Monday, April 21, 2014
By Colin Woodard email@example.com
Second of three parts
Scientists and policy experts say unborn children are endangered by at least two types of chemicals for which regulation in Maine has stalled.
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HERE'S WHAT WE FOUND
A Portland Press Herald/Maine Sunday Telegram investigation has found Patricia Aho, a former industrial and corporate lobbyist who became commissioner of the state’s Department of Environmental Protection in 2011, has scuttled programs and fought against laws that were opposed by many of her former clients in the chemical, drug, oil, and real estate development industries. Under Aho, the DEP has:
• Frozen the Kid Safe Products Act – a 2008 law to protect fetuses, babies and children from potentially damaging chemicals – by blocking efforts to bring more chemicals under the law’s jurisdiction, chemicals produced by Aho’s former lobbying clients.
• Reduced enforcement actions by 49 percent against large developers and landowners. Aho had unsuccessfully fought to weaken many of the laws at issue as the longtime lobbyist of the Maine Real Estate and Development Association.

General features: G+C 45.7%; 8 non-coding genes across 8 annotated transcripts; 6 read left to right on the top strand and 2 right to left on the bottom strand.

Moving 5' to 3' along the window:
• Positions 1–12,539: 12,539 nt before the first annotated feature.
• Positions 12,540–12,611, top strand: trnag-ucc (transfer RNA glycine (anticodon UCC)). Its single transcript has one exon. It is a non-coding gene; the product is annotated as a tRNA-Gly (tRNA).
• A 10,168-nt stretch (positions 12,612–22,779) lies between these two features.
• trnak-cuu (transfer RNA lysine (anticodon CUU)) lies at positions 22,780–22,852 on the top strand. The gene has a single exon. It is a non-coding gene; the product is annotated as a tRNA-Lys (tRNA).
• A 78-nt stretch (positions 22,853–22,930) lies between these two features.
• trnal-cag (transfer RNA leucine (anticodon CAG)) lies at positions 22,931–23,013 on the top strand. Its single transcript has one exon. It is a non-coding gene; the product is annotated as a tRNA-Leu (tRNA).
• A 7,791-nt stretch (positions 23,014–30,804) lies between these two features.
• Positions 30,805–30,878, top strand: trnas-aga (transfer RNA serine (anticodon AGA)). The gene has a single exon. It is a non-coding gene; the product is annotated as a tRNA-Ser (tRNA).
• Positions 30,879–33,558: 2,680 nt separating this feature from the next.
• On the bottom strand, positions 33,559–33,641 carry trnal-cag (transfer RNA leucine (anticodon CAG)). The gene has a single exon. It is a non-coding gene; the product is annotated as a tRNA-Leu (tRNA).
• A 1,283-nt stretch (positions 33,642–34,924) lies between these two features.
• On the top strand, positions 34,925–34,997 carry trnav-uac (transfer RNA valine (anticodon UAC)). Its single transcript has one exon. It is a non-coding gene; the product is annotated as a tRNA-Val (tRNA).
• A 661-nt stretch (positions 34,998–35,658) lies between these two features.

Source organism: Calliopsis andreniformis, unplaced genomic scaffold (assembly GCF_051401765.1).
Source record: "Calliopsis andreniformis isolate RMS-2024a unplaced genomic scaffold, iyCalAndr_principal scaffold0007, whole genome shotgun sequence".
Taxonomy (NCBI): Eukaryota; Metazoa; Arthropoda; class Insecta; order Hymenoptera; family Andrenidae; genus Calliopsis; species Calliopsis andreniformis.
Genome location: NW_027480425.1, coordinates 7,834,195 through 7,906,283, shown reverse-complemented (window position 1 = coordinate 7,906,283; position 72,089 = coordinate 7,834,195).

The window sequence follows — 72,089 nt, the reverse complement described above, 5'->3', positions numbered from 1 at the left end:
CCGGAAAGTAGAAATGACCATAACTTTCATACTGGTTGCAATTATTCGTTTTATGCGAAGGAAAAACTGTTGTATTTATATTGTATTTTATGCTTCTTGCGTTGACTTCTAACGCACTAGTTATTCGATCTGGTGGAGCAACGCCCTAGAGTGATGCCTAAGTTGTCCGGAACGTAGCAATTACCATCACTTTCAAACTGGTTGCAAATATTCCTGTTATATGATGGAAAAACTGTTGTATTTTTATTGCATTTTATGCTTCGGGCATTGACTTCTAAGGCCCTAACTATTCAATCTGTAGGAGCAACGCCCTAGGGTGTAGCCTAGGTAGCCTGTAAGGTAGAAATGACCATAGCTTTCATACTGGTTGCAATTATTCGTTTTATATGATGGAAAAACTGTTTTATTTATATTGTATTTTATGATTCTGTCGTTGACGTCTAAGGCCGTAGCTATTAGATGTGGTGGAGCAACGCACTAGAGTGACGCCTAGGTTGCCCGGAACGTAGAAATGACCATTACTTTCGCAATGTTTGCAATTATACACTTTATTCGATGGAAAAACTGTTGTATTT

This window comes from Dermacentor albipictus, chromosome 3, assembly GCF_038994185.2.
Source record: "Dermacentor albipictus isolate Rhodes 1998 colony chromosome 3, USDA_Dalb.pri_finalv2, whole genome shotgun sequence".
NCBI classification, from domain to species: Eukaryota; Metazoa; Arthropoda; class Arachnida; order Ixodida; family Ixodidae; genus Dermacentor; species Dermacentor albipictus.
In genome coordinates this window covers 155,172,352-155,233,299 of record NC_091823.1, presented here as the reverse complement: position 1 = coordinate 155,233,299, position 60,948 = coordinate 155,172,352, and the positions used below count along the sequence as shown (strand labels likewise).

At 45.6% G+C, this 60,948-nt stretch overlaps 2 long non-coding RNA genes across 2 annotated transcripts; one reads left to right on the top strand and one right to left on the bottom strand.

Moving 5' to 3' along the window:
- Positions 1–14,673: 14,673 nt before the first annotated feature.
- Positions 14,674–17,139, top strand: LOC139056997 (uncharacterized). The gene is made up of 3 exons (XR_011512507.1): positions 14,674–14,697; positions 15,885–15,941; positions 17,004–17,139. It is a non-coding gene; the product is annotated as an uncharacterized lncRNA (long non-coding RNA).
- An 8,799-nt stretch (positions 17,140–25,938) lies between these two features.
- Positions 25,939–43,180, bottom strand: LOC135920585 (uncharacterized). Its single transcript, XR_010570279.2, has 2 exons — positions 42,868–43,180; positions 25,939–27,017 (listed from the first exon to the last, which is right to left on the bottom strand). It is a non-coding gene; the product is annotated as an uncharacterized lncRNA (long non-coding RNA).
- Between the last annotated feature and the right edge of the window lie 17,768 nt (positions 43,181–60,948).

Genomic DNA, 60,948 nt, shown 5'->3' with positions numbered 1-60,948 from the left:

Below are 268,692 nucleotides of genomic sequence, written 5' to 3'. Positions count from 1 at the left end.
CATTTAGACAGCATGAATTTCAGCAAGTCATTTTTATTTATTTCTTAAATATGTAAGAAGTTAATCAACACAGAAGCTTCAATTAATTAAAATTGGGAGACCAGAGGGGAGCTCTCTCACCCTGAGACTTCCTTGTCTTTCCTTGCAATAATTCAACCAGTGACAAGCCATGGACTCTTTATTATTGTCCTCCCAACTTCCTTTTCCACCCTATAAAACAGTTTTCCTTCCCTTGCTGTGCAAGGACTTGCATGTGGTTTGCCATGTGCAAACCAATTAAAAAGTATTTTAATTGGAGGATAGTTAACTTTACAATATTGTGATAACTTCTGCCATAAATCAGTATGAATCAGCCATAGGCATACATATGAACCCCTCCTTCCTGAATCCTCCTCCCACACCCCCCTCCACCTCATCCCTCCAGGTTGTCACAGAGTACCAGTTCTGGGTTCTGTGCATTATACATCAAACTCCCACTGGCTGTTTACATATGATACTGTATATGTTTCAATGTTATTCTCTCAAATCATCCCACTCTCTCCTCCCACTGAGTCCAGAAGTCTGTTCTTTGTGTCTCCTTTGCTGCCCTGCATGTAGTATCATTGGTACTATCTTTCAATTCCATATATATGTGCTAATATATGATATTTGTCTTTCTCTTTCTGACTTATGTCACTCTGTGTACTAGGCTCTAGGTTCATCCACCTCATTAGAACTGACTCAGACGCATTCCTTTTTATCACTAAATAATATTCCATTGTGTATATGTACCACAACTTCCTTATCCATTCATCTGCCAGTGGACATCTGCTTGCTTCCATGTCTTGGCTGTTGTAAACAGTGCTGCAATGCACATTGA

• Fought to roll back recycling programs that are strongly opposed by former clients of Aho and a still-active lobbyist, Ann Robinson, the governor’s regulatory reform adviser.
• Oversaw a purge of information from the DEP’s website and a clampdown on its personnel, restricting their ability to communicate relevant information to lawmakers, the public, policy staff and one another.
THE SERIES DAY TO DAY
SUNDAY: For two years, public servant Patricia Aho has overseen Maine’s environmental protection. But whom does she really serve? Our seven-month investigation points to her former corporate clients.
TODAY: Led by a former chemical industry lobbyist, the Maine DEP has stalled efforts to regulate substances that are potentially harmful to children and to the development of unborn fetuses.
TUESDAY: So-called “product stewardship” regulations – even recycling efforts with industry and bipartisan support – find staunch resistance at the Maine DEP, where a former corporate lobbyist has taken the helm.